However, travelling from the island back onto the mainland allows for more island hopping opportunities. To the north of Ardrossan is Largs, yet another ferry port that offers a connection to the small island, known as Great Cumbrae, that site about a mile from shore. The smaller Little Cumbrae sits to the south of its larger partner. Back on the mainland, there is another ferry point further north at Wemyss Bay with the ferry this time making a 35 minute crossing to Bute.
This last named island sits close to the Cowal peninsula, separated by the 1 mile wide Kyles of Bute to the north of the island. This also marks our next potential crossing point, leaving the island and making the short hop back onto the mainland! Once on Cowal there are a couple of options for travelling if ferries are to be considered. First of all, on the eastern side of the peninsula, are Dunoon and Hunter's Quay with ferries running from each to Gourock to the north of Wemyss Bay. On the western side of the peninsula, at Portavadie, there is a 20 minute crossing to Tarbert at the northern end of the Kintyre peninsula, which would neatly bring this section full circle!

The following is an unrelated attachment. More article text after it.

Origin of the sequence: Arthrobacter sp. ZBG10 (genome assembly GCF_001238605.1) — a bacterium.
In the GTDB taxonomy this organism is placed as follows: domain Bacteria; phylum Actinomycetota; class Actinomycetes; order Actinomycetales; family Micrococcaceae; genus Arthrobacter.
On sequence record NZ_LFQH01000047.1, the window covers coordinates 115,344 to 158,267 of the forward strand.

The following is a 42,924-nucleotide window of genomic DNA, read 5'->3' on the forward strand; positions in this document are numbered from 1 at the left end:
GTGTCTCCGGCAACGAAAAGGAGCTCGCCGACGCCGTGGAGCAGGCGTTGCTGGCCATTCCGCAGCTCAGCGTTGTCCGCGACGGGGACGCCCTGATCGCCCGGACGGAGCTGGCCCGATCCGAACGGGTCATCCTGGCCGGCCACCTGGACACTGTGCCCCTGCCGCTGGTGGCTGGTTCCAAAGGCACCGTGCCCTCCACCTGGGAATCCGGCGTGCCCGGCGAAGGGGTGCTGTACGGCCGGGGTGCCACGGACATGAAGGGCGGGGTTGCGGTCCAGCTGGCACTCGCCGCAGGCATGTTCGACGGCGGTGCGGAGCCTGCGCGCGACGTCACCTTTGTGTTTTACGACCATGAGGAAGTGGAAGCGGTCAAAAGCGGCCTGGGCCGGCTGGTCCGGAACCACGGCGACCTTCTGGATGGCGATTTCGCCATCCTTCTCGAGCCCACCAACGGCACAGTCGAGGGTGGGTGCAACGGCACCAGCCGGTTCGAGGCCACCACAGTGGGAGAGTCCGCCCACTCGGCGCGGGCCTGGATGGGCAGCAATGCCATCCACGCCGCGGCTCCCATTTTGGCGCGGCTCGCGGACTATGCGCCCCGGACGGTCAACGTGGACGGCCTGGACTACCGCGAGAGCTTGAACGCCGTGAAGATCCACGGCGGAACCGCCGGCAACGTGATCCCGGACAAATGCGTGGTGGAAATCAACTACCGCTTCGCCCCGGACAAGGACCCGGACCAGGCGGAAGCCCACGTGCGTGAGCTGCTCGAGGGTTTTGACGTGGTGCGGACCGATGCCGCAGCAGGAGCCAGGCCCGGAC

Calmac Ferry Hebridean Isles arrives at Colonsay from Oban
However, returning to Gourock instead, a couple more ferries run from there. The first heads north to the Rosneath peninsula while the second heads northeast to Helensburgh. However, it should be noted that these are passenger only boats.
So, once more returning to the northern end of Kintyre, it is time to consider some of the other islands that can be visited. One, Davaar at the entrance to Campbeltown Loch, can be walked to at low tide. Another, Seil, can be driven onto over the Atlantic Bridge. Of course, some purists might not consider these to be islands!
Arriving back on the Kintyre mainland at the northern end, it is worth taking the trip south to Campbeltown. From there it is possible, at low tide, to walk across to Davaar Island. The safe times for this journey are available in the Tourist Information, as are details of trips to Sanda off the southern coast. Davaar has an unusual attraction to offer the walker - a painting of the crucifixion in a cave on the southern side of the island. (This has been recently restored since an act of vandalism earlier this year.) The walk is across rocks so solid footwear is advisable! There is also a lighthouse at the northern end and from there Arran is usually easily spotted, especially as it is the largest island around.
Ferry arriving on the Isle of Gigha